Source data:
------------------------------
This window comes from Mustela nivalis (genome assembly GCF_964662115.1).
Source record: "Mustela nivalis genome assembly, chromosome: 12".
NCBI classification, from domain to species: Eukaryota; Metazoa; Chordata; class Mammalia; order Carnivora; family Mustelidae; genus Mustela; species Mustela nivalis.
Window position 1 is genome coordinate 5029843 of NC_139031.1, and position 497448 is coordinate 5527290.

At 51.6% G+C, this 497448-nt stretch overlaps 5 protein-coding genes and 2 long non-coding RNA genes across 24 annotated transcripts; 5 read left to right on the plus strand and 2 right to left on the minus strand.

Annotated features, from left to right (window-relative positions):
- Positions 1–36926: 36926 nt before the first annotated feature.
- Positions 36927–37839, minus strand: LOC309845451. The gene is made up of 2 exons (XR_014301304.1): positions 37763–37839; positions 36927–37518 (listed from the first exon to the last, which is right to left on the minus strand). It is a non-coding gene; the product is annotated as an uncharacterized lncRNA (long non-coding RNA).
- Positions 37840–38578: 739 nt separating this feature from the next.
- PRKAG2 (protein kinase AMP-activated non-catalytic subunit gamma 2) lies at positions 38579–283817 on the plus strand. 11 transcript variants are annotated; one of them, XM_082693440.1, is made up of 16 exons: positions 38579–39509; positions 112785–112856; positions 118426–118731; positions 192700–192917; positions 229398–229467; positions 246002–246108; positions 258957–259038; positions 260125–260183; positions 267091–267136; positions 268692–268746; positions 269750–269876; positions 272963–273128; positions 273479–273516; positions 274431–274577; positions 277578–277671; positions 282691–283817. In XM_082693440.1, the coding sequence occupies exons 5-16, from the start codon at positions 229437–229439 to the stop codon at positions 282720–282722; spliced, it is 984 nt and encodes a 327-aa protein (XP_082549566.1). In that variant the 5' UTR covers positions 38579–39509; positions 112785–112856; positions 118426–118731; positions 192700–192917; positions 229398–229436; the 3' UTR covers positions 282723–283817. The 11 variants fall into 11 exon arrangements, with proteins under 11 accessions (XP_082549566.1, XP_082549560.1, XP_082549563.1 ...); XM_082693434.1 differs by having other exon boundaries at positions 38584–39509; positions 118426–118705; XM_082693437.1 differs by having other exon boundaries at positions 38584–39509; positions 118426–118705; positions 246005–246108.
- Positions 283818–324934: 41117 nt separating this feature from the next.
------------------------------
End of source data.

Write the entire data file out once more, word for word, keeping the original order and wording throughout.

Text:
This window comes from Mustela nivalis (genome assembly GCF_964662115.1).
Source record: "Mustela nivalis genome assembly, chromosome: 12".
NCBI classification, from domain to species: Eukaryota; Metazoa; Chordata; class Mammalia; order Carnivora; family Mustelidae; genus Mustela; species Mustela nivalis.
Window position 1 is genome coordinate 5029843 of NC_139031.1, and position 497448 is coordinate 5527290.

At 51.6% G+C, this 497448-nt stretch overlaps 5 protein-coding genes and 2 long non-coding RNA genes across 24 annotated transcripts; 5 read left to right on the plus strand and 2 right to left on the minus strand.

Annotated features, from left to right (window-relative positions):
- Positions 1–36926: 36926 nt before the first annotated feature.
- Positions 36927–37839, minus strand: LOC309845451. The gene is made up of 2 exons (XR_014301304.1): positions 37763–37839; positions 36927–37518 (listed from the first exon to the last, which is right to left on the minus strand). It is a non-coding gene; the product is annotated as an uncharacterized lncRNA (long non-coding RNA).
- Positions 37840–38578: 739 nt separating this feature from the next.
- PRKAG2 (protein kinase AMP-activated non-catalytic subunit gamma 2) lies at positions 38579–283817 on the plus strand. 11 transcript variants are annotated; one of them, XM_082693440.1, is made up of 16 exons: positions 38579–39509; positions 112785–112856; positions 118426–118731; positions 192700–192917; positions 229398–229467; positions 246002–246108; positions 258957–259038; positions 260125–260183; positions 267091–267136; positions 268692–268746; positions 269750–269876; positions 272963–273128; positions 273479–273516; positions 274431–274577; positions 277578–277671; positions 282691–283817. In XM_082693440.1, the coding sequence occupies exons 5-16, from the start codon at positions 229437–229439 to the stop codon at positions 282720–282722; spliced, it is 984 nt and encodes a 327-aa protein (XP_082549566.1). In that variant the 5' UTR covers positions 38579–39509; positions 112785–112856; positions 118426–118731; positions 192700–192917; positions 229398–229436; the 3' UTR covers positions 282723–283817. The 11 variants fall into 11 exon arrangements, with proteins under 11 accessions (XP_082549566.1, XP_082549560.1, XP_082549563.1 ...); XM_082693434.1 differs by having other exon boundaries at positions 38584–39509; positions 118426–118705; XM_082693437.1 differs by having other exon boundaries at positions 38584–39509; positions 118426–118705; positions 246005–246108.
- Positions 283818–324934: 41117 nt separating this feature from the next.